The last days of polio
Sarah Jane Marshall
In 2002, world-renowned Brazilian photographer, Sebastião Salgado, joined the global effort to eradicate polio. These photographs, which are also published in his latest book, The End of Polio: A Global Effort to End a Disease,1 provide a visual account of the final stages of the fifteen-year campaign which aims to stop transmission by 2004.
"As Sebastião Salgado's luminous photographs attest, there are few more heartbreaking illustrations of the world's negligence towards children than polio," writes United Nations Secretary-General, Kofi Annan, in his foreword to the book which was launched in September 2003. Salgado's photographs depict the tragic toll taken by this preventable disease and moments in the campaign against it.
"The scale of it caught my attention," says Salgado. "Though I had frequently visited most of the countries where polio is still a problem, I had not noticed what a terrible impact this disease still has. I was also not aware of the gigantic effort being made to eradicate it: millions of people delivering drops of polio vaccine to tens of millions of children. It is an amazing story that I wanted to help tell."
In 1988, when the World Health Assembly resolved to eradicate polio and the Global Polio Eradication Initiative was launched, there were more than125 polio-endemic countries. Now that figure has dropped to just six: Nigeria, India, Pakistan, Niger, Afghanistan, and Egypt. Somalia, after being polio-free year for one year, was taken off the list at the end of December 2003.
Since the inception of the Global Polio Eradication Initiative a global partnership spearheaded by WHO, Rotary International, US Centers for Disease Control and Prevention (CDC) and the United Nations Children's Fund (UNICEF) the number of polio cases has fallen from more than 350 000 in 1988 to 667 reported cases (as of 6 January 2004).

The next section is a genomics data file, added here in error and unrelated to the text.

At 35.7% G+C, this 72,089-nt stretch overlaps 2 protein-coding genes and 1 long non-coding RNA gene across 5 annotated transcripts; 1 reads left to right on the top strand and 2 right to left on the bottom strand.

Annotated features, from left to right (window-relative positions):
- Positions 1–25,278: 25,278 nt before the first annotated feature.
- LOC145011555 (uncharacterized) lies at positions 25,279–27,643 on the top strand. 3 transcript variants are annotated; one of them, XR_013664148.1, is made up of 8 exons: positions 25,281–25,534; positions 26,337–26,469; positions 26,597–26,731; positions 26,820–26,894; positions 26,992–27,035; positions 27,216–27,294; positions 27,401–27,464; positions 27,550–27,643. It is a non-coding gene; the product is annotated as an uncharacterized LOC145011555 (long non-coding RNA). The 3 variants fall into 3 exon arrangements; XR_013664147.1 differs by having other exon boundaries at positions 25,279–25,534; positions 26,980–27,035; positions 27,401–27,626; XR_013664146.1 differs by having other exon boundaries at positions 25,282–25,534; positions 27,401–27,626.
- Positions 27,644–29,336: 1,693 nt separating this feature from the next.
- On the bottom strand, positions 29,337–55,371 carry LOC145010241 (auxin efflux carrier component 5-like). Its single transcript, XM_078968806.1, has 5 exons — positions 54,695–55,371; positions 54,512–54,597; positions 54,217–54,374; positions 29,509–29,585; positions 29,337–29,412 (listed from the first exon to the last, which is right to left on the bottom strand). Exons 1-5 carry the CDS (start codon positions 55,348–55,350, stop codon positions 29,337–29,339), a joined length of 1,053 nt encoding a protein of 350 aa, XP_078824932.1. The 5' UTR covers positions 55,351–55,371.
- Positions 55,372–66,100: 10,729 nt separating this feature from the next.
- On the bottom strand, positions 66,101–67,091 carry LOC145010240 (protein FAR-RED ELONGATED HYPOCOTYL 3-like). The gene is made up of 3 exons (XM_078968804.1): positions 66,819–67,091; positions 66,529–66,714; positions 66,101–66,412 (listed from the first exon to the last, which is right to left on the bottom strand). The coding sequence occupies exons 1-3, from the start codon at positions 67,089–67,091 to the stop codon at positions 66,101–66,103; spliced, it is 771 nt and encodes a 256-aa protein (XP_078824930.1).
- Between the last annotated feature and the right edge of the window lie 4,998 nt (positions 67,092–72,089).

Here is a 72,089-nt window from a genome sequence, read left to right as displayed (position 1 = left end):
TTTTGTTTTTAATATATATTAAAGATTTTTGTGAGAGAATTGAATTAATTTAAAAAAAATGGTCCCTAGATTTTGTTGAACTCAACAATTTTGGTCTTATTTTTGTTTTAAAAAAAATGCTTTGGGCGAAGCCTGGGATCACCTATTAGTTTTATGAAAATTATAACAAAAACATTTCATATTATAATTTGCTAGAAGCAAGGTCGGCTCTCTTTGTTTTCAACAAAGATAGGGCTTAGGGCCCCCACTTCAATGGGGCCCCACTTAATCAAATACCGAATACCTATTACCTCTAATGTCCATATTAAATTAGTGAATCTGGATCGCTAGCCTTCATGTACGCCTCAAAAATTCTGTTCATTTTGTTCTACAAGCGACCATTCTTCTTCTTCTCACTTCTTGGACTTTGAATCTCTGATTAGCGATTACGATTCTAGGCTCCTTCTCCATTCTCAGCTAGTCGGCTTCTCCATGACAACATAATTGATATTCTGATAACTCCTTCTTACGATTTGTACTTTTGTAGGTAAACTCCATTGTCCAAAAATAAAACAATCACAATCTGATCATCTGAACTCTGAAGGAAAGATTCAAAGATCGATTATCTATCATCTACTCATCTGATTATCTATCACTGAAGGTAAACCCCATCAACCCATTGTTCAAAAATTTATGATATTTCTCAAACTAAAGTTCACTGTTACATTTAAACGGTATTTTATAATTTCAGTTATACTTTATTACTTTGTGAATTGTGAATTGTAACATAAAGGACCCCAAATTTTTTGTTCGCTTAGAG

However, ongoing transmission in the remaining polio-endemic countries threatens the 2004 target. As long as transmission continues in these countries, there is a risk that wild poliovirus could cross borders and become re-established in countries and areas which have previously been polio-free. In West Africa, for example, an outbreak in northern Nigeria infected the neighbouring polio-free countries of Burkina Faso, Chad, Ghana and Togo in 2003. Responding to importations cost over US$ 20 million in emergency mop-up campaigns.
Whilst significant progress has been made since 1988, stopping transmission by the end of 2004 is crucial if the disease is to be eradicated. "The immense efforts to eradicate polio have renewed my hope, my faith in solutions. The world cannot afford to miss this chance to finish with a disease," says Salgado.
1 The End of Polio: A Global Effort to End a Disease was published in English by Bulfinch Press (AOL Time Warner Book Group) and produced by PixelPress, New York.